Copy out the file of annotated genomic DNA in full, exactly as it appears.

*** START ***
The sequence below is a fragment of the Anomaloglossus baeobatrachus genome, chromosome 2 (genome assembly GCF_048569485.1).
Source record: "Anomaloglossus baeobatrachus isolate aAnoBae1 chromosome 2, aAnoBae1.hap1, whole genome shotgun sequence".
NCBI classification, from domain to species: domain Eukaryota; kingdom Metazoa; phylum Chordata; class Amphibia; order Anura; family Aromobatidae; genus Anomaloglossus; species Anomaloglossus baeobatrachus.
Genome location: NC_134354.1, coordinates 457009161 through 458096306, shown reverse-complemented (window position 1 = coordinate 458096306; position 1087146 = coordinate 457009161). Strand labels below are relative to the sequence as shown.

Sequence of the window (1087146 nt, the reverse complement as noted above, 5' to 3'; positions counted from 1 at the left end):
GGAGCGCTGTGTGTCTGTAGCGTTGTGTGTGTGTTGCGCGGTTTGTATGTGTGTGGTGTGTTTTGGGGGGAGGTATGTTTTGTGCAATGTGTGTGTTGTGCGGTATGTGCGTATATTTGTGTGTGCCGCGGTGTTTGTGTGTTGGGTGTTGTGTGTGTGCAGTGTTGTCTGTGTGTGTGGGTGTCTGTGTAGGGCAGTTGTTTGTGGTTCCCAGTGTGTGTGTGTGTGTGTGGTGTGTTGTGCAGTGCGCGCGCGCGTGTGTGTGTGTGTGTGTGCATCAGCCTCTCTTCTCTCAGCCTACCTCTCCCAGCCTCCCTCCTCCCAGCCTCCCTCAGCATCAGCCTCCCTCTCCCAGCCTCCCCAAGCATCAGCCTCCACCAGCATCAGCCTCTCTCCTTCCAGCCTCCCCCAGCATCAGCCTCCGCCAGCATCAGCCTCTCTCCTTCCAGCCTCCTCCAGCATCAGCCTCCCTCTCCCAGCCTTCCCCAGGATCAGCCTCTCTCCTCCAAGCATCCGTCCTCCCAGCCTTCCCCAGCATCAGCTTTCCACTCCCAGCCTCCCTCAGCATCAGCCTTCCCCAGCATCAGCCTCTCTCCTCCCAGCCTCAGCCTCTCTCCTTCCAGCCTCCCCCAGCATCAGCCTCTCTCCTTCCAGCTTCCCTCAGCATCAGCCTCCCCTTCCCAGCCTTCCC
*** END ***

The sequence below is a fragment of the Anomaloglossus baeobatrachus genome, chromosome 2 (genome assembly GCF_048569485.1).
Source record: "Anomaloglossus baeobatrachus isolate aAnoBae1 chromosome 2, aAnoBae1.hap1, whole genome shotgun sequence".
NCBI classification, from domain to species: domain Eukaryota; kingdom Metazoa; phylum Chordata; class Amphibia; order Anura; family Aromobatidae; genus Anomaloglossus; species Anomaloglossus baeobatrachus.
Genome location: NC_134354.1, coordinates 457009161 through 458096306, shown reverse-complemented (window position 1 = coordinate 458096306; position 1087146 = coordinate 457009161). Strand labels below are relative to the sequence as shown.

Sequence of the window (1087146 nt, the reverse complement as noted above, 5' to 3'; positions counted from 1 at the left end):
GGAGCGCTGTGTGTCTGTAGCGTTGTGTGTGTGTTGCGCGGTTTGTATGTGTGTGGTGTGTTTTGGGGGGAGGTATGTTTTGTGCAATGTGTGTGTTGTGCGGTATGTGCGTATATTTGTGTGTGCCGCGGTGTTTGTGTGTTGGGTGTTGTGTGTGTGCAGTGTTGTCTGTGTGTGTGGGTGTCTGTGTAGGGCAGTTGTTTGTGGTTCCCAGTGTGTGTGTGTGTGTGTGGTGTGTTGTGCAGTGCGCGCGCGCGTGTGTGTGTGTGTGTGTGCATCAGCCTCTCTTCTCTCAGCCTACCTCTCCCAGCCTCCCTCCTCCCAGCCTCCCTCAGCATCAGCCTCCCTCTCCCAGCCTCCCCAAGCATCAGCCTCCACCAGCATCAGCCTCTCTCCTTCCAGCCTCCCCCAGCATCAGCCTCCGCCAGCATCAGCCTCTCTCCTTCCAGCCTCCTCCAGCATCAGCCTCCCTCTCCCAGCCTTCCCCAGGATCAGCCTCTCTCCTCCAAGCATCCGTCCTCCCAGCCTTCCCCAGCATCAGCTTTCCACTCCCAGCCTCCCTCAGCATCAGCCTTCCCCAGCATCAGCCTCTCTCCTCCCAGCCTCAGCCTCTCTCCTTCCAGCCTCCCCCAGCATCAGCCTCTCTCCTTCCAGCTTCCCTCAGCATCAGCCTCCCCTTCCCAGCCTTCCC